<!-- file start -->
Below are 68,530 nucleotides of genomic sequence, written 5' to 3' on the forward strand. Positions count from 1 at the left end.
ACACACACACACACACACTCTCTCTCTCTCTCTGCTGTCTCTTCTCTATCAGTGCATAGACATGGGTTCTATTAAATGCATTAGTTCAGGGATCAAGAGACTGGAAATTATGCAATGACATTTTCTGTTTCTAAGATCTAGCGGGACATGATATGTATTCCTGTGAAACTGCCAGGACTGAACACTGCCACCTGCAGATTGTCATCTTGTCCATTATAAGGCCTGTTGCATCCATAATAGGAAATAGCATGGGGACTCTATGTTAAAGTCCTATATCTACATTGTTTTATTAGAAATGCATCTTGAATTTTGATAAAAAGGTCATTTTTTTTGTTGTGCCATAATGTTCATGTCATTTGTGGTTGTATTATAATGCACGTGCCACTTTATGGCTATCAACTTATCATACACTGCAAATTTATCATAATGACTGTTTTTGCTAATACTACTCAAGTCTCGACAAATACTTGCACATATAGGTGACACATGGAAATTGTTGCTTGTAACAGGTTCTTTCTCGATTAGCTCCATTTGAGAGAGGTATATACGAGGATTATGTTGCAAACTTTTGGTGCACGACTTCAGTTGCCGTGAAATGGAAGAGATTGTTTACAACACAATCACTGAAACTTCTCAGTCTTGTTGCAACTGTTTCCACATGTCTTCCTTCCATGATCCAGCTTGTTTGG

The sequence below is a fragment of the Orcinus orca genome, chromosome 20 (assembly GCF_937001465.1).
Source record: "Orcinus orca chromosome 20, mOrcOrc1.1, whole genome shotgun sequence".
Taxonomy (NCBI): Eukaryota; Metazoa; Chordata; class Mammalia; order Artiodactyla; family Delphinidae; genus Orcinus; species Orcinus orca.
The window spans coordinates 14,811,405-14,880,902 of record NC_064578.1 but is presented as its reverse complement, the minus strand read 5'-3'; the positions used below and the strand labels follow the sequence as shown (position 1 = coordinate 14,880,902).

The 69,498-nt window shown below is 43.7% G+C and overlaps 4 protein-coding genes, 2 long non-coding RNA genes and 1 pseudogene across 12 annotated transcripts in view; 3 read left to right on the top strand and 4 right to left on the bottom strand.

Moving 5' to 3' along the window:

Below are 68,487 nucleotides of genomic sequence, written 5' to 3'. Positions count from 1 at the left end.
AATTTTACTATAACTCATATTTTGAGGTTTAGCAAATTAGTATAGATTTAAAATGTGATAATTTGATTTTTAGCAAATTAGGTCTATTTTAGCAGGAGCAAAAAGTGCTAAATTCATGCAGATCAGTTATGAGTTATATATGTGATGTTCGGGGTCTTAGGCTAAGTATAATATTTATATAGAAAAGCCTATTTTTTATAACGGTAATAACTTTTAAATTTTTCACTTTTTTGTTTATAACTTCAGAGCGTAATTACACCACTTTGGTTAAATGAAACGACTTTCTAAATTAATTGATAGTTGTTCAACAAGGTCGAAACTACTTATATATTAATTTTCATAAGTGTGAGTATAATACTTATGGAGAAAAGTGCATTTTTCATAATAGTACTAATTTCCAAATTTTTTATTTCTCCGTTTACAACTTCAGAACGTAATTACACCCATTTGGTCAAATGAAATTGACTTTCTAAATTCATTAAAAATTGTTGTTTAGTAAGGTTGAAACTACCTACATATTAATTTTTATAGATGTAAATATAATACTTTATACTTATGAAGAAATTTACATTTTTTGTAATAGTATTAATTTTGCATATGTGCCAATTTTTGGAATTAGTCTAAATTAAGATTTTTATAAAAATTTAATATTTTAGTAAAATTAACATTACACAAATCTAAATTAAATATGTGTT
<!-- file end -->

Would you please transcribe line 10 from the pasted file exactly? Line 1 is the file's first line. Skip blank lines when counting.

AATTTTACTATAACTCATATTTTGAGGTTTAGCAAATTAGTATAGATTTAAAATGTGATAATTTGATTTTTAGCAAATTAGGTCTATTTTAGCAGGAGCAAAAAGTGCTAAATTCATGCAGATCAGTTATGAGTTATATATGTGATGTTCGGGGTCTTAGGCTAAGTATAATATTTATATAGAAAAGCCTATTTTTTATAACGGTAATAACTTTTAAATTTTTCACTTTTTTGTTTATAACTTCAGAGCGTAATTACACCACTTTGGTTAAATGAAACGACTTTCTAAATTAATTGATAGTTGTTCAACAAGGTCGAAACTACTTATATATTAATTTTCATAAGTGTGAGTATAATACTTATGGAGAAAAGTGCATTTTTCATAATAGTACTAATTTCCAAATTTTTTATTTCTCCGTTTACAACTTCAGAACGTAATTACACCCATTTGGTCAAATGAAATTGACTTTCTAAATTCATTAAAAATTGTTGTTTAGTAAGGTTGAAACTACCTACATATTAATTTTTATAGATGTAAATATAATACTTTATACTTATGAAGAAATTTACATTTTTTGTAATAGTATTAATTTTGCATATGTGCCAATTTTTGGAATTAGTCTAAATTAAGATTTTTATAAAAATTTAATATTTTAGTAAAATTAACATTACACAAATCTAAATTAAATATGTGTT